20. Thank you, I appreciate that.
  21. Things like that are reality smacking them in the face, but the social pressure to fit in at church, and to not admit having spent years on a lie, are emotionally huge. My brother lost a child to a stupid accident (slid on ice over a cliff with his girlfriend) and they had to turn it into a witnessing opportunity, and claim at every point how they didn't know how they could have made it without Jesus helping them. It is truly sad to see people so caught in a trap like this.
  22. And sadly the True Believers™ that remain are more entrenched than ever. I tried engaging one on why her god hadn't responded to some recent tragedies. Kablooie, Blocked. Happily, the same attitude is valuable in showing non-believers the cult nature of the church.
  23. Most people convert because a friend or someone convinced them that "God loves you!!!!" I saw people come in from several 12-step programs that are dependent on a higher-power belief. A few come to a church play and get sniffly over Jesus being crucified, and fall for the bait about it being "all for you". Back in the day, hell and damnation were threats that seemed to work on some people, but usually in cultures that were already steeped in Christianity. All that to say that people don't convert because of philosophy or facts, but emotional manipulation and a feeling of belonging. The gospel is set up to create a sort of Stockholm Syndrome where the abusive god of the Bible becomes seen by his victims as the ultimate source of love and good, and they won't hear anything to the contrary (Don't piss Him off, he'll hurt us!).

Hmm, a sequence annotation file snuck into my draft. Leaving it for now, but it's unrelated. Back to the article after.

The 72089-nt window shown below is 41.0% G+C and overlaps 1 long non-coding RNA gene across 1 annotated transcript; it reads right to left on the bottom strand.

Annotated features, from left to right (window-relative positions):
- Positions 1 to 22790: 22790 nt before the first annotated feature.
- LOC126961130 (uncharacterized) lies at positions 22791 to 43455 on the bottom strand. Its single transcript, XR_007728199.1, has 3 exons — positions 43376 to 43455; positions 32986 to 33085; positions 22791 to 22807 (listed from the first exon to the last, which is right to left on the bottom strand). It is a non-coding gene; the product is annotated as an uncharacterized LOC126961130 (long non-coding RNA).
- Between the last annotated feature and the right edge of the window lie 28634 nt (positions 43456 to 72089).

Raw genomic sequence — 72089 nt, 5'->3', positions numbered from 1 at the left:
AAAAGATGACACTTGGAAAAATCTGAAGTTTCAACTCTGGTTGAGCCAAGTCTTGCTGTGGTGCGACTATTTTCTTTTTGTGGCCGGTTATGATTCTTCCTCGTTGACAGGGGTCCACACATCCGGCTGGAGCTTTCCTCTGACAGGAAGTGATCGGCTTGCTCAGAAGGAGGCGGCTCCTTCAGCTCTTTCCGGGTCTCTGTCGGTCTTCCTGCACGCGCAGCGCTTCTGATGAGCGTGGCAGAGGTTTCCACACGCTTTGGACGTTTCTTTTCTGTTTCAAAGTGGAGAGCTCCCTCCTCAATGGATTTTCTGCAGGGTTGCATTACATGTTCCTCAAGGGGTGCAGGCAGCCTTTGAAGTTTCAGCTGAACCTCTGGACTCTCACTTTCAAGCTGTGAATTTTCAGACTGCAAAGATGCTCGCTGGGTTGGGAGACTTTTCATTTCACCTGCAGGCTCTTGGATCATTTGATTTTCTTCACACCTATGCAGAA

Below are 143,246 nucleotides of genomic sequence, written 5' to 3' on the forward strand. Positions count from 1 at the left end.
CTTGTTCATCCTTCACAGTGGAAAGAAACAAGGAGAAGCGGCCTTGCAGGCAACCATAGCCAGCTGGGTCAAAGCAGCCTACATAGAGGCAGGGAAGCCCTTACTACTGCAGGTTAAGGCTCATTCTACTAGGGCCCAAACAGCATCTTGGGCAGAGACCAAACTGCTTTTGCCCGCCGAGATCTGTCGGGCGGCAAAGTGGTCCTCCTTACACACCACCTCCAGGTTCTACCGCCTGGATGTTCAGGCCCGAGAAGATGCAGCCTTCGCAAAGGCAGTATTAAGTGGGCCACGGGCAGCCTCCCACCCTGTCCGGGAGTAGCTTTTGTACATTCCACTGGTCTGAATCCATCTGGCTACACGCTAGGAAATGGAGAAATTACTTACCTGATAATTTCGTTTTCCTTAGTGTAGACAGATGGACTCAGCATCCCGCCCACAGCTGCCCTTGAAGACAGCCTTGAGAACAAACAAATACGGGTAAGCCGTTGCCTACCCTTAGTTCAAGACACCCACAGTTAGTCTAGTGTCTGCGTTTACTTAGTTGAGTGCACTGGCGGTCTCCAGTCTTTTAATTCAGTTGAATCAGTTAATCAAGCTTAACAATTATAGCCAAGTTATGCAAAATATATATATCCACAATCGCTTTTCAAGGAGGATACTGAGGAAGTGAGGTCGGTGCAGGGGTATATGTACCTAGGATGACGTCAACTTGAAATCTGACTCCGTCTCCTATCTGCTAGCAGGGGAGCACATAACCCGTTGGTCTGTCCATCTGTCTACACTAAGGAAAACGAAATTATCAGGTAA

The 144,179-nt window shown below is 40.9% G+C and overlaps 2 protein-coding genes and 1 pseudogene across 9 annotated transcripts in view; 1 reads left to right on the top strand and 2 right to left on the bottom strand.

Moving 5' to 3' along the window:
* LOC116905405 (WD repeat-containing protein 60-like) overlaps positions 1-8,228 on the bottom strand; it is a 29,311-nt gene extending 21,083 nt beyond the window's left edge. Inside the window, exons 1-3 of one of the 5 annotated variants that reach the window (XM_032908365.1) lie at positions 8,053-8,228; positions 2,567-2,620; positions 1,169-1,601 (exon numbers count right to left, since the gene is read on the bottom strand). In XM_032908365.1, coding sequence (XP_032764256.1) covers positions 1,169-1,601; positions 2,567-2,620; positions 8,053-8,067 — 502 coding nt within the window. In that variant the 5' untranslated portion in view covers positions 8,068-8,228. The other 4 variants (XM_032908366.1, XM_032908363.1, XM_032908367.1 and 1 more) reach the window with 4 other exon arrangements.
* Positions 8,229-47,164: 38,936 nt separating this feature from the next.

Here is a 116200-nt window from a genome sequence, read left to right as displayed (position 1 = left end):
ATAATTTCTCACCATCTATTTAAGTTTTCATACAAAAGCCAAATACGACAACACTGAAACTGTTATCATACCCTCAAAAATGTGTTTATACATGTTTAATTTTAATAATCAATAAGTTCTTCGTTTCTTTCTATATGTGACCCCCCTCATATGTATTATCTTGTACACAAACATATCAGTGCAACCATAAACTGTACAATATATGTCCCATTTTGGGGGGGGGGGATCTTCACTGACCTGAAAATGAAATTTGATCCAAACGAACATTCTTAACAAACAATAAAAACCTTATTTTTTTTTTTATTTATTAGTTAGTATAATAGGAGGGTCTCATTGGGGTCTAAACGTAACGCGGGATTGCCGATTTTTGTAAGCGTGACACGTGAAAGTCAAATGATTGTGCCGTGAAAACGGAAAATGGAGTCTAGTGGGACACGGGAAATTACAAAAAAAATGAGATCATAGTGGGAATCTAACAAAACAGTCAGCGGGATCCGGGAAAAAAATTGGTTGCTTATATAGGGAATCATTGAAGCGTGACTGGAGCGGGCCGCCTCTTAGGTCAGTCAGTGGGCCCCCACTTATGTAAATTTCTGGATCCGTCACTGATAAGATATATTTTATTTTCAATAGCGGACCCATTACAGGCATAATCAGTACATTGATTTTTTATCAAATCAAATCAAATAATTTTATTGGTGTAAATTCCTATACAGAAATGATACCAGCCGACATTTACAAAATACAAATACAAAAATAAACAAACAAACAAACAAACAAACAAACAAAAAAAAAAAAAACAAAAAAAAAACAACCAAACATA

24. Yeah, my main goal in this is to translate the "Where the hell did this come from?" that I keep hearing. I've had one more comment from a lady that saw someone actually say that abortion clinics were offering babies to Satanists. That's a less common myth in fundy circles, but not entirely uncommon. In my experience with church, "I heard" often equates to "fact" in the minds of many. I guess that applies to social media also.